With the holiday shopping season just around the corner, you’ve probably subscribed to all sorts of shopping notifications and shipping alerts. This is smart, since you’ll know exactly when your packages are due to arrive and when hot deals go live.
Unfortunately, scammers are paying attention to these trends, too. That’s why they’re shifting to text messages as part of a new strategy to trap victims. Tap or click here to see one of their favorite tricks.
Text message scams are on the rise, and it’s getting harder to tell them apart from real alerts sent by businesses and shipping services. If you want to keep your money and data safe this holiday season, here are some phony texts you need to watch out for.
New text message scams are taking shape
SMS phishing (also known as “smishing”) is becoming more common as the COVID-19 pandemic rages on. A report from Digital Shadows shows a spike in malicious text messages with phishing links since April. The problem will only get worse as more people shop online during the holiday season.
These text message scams all share a common tactic: impersonating real companies and services. Each text includes an urgent call to action message and a malicious link that takes you to a phishing website. If you enter personal or financial information on one of these sites, the data is sent back to the scammers running the campaign.
To look even more legitimate, some of these scams will actually call you by your first name or reference your home address. If you’re wondering how the scammers got this information, it’s all thanks to data breaches.
Tap or click here to see if your personal information is being bought or sold because of a data breach.
Know the signs
If you’re expecting real texts from delivery services or other companies, you might get confused if a scam text reaches your phone. Thankfully, there are a few major red flags that can help you spot the fakes before you get in trouble:
- Spelling and grammar errors: Text message scams sometimes contain obvious spelling and grammar mistakes. This is because many of them are run out of foreign countries where English isn’t the primary language.
- Threatening or urgent-sounding language: Many text message scams give the impression that something bad will happen if you don’t respond. This can include frozen accounts, missing a delivery or financial trouble.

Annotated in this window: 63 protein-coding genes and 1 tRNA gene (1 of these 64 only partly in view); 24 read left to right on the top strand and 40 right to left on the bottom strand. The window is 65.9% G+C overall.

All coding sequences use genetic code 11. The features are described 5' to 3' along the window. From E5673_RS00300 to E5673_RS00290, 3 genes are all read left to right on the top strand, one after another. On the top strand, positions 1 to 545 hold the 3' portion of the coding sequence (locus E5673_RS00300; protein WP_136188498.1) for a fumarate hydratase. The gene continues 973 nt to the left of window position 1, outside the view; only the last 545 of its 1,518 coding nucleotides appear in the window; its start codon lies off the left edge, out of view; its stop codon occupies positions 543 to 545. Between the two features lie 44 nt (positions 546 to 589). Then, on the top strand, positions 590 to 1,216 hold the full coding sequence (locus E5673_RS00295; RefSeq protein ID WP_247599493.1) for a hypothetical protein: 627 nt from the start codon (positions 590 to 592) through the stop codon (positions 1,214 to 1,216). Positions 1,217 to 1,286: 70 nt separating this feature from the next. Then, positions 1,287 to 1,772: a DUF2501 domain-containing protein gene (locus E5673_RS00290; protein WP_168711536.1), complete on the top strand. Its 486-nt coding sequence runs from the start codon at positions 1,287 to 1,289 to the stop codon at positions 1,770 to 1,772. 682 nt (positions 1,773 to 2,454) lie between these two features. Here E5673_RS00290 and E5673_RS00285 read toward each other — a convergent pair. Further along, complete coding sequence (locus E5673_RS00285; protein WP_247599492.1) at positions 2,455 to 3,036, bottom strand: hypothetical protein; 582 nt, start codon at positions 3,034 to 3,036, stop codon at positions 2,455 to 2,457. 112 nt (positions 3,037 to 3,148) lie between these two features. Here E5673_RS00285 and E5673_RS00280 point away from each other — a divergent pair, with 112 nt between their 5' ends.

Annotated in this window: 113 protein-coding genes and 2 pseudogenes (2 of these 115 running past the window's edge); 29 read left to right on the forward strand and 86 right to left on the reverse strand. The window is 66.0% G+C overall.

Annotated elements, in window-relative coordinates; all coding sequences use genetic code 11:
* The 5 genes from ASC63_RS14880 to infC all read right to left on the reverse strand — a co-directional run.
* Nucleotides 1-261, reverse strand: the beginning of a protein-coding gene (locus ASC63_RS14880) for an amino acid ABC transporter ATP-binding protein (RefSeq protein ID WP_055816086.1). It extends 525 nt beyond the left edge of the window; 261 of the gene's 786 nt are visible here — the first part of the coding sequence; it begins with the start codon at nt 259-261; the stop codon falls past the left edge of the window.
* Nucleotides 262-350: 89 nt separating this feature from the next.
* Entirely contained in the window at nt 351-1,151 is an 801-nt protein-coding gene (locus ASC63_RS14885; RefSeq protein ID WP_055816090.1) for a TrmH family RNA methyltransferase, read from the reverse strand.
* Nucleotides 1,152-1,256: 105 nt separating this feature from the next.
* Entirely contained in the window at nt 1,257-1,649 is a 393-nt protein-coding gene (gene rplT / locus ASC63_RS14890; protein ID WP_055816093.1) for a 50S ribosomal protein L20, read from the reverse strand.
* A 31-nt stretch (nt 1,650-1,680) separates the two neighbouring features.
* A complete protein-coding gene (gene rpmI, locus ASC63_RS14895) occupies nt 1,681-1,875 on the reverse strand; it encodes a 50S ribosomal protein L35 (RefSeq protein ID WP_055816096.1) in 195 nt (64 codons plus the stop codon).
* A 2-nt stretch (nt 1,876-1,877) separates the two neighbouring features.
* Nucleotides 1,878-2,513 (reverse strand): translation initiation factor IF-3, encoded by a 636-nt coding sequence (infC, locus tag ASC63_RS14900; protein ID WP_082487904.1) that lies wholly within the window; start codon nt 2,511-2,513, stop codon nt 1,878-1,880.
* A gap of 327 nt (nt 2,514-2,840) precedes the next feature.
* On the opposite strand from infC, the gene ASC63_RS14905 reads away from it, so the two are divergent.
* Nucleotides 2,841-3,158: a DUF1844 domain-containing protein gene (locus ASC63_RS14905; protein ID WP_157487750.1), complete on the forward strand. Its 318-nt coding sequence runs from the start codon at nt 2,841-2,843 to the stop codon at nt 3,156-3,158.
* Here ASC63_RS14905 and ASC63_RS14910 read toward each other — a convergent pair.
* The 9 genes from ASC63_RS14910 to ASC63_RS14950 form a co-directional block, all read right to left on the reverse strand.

- Payment requests: Some scam texts say you need to pay a deposit or confirm your payment information. You should never give this information away or respond to any message that asks for this.
- Spoofed numbers: Scammers often spoof official phone numbers to mask their identity. The recent batch of scam texts use the following area codes: 917, 765, 646, 470, 347 and 332.
In addition to repeating area codes, many of the scams making the rounds use the same tricks over and over again. Here are the eight most common scams you’ll encounter by text message.
1. That Amazon delivery alert is bogus
With this scam, you get a text message that looks like an Amazon delivery notification. The message asks you to confirm delivery by clicking a link inside. If you click it, you’ll end up on a phishing website that asks for personal information like your name, address and payment card number.
Sometimes, the website will use Amazon’s actual logo to look more real. Most of the time, though, it’s a generic-looking landing page. If you share your information with this site, it will end up in the hands of whoever is running the scam campaign.
2. That USPS notification is a scam
Similar to the Amazon text, the USPS text asks for you to confirm delivery by sharing personal information. The text will try to pressure you by saying your package is either delayed or on the verge of being delivered. Clicking the link in the text will take you to a phishing site.
And just like the Amazon scam, sharing your information will lead to identity theft. The landing page of the phishing site sometimes use the official USPS logo, but more often look generic.
3. FedEx didn’t really text you
The FedEx scam is a lot like the two above — only with a far less convincing website. Some use the official FedEx logo when you click the phishing link, but others will take you to a weird Amazon survey that has nothing to do with the text you received.
You’ll then be asked to enter your information in order to claim a prize. Some variants of this scam ask you to confirm delivery. Both will ask for payment information that the website can steal. The phishing websites also have an unusual address that has nothing to do with FedEx — an easy red flag to check for.